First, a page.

Sound track of the earth

Seismic noise can help map our planet’s interiors

 
By Indu Mathi S
Last Updated: Saturday 04 July 2015

imageTO PROBE THE innards of the earth, scientists no longer need to bore holes into the crust. According to Pierre Poli and his colleagues at the Institute of Earth Science in France, seismic noise can unravel the mysteries of the earth.

Seismic or ambient noise is the collective sound that arises from ocean waves, storms, human activity, earthquakes, volcanoes and other sources and gives rise to seismic waves. It depends on physical properties of the earth’s interior like rock composition, temperature and pressure. Conventionally, scientists have tried to map the earth’s interior with the aid of seismic waves produced by earthquakes. But the method has its drawbacks. “Main limitation with seismology is that we do not control the source of energy that we use for the imaging,” says Poli. “Big earthquakes cannot be predicted and take place in a limited number of locations. Finding ways to image deep earth that are not dependent on earthquakes is, therefore, of great importance.”

The scientists processed year-long data from 42 seismic recording stations in northern Finland. After eliminating seismic waves from earthquakes, they compared the data from different stations. The findings were then compared to the existing model of the earth. Although most methods for imaging the earth make use of waves propagating along the earth’s surface, the scientists used “body waves” instead. “Our results are the first to show that so-called body waves propagating deep in the earth can be recovered through analysis of seismic noise,” says Poli.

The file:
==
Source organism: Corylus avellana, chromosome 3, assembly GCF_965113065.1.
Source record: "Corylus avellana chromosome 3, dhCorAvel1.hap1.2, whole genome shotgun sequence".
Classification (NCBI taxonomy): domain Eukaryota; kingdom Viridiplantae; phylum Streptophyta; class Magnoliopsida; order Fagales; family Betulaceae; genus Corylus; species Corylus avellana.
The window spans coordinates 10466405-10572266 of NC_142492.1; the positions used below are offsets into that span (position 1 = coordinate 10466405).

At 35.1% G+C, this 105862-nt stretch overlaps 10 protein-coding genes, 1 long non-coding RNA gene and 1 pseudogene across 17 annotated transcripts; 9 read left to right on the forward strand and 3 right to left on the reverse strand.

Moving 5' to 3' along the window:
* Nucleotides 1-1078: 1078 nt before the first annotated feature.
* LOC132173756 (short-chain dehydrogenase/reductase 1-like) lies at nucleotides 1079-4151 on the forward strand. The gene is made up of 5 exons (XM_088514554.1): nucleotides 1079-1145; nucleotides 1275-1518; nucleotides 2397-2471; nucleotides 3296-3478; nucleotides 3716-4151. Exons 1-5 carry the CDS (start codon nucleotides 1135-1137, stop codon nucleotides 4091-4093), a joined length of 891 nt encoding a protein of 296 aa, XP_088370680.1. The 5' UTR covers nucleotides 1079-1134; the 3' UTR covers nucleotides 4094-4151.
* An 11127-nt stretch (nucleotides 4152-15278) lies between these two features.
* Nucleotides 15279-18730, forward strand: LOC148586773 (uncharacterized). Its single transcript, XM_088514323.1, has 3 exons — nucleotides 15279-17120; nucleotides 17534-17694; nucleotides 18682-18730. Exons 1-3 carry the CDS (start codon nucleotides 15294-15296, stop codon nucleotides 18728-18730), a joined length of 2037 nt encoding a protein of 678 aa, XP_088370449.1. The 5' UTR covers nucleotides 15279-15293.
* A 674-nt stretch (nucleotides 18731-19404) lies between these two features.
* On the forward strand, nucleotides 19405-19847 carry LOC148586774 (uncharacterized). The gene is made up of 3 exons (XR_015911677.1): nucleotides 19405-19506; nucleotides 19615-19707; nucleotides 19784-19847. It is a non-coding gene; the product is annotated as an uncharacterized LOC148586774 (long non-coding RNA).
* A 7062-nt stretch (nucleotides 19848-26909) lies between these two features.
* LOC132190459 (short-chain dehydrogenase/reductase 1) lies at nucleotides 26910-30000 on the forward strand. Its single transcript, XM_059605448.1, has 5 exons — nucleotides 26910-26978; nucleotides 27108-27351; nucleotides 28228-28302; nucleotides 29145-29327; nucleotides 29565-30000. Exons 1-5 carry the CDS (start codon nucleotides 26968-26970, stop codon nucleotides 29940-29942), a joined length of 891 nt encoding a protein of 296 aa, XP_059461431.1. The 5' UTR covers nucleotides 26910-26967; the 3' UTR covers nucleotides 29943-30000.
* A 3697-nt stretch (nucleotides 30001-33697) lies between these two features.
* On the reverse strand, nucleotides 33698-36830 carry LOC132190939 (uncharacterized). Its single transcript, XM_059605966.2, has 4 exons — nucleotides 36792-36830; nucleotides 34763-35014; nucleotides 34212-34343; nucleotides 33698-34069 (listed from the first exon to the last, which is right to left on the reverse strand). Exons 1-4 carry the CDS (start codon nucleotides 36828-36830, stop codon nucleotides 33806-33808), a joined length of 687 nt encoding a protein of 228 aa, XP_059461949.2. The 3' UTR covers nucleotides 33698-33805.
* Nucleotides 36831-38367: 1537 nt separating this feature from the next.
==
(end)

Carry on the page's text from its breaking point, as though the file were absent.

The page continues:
The body waves that are generated in the ocean basins travel downwards into the deep earth. According to the scientists, signals from the body waves generated in the ocean basins are recorded at a seismic station. After these waves travel into the earth, they are reflected back to the surface by the interfaces they encounter. This is registered at a second seismic station. The scientists used this data to image the thickness and structure of the transition zone between the lower and the upper mantle of the earth’s crust. The results were published on November 23 in Science.

In a related perspective published in the same issue of Science, German Prieto, assistant professor of Physics at the University of Andes in Columbia, says, “There have been multiple seismic deployments across continents in last 10-20 years; analysis of that data using this technique should reveal further evidence for body waves from the deep earth. The combined results may help resolve the topography of the mantle transition zone.”

Subscribe to Weekly Newsletter :

Comments are moderated and will be published only after the site moderator’s approval. Please use a genuine email ID and provide your name. Selected comments may also be used in the ‘Letters’ section of the Down To Earth print edition.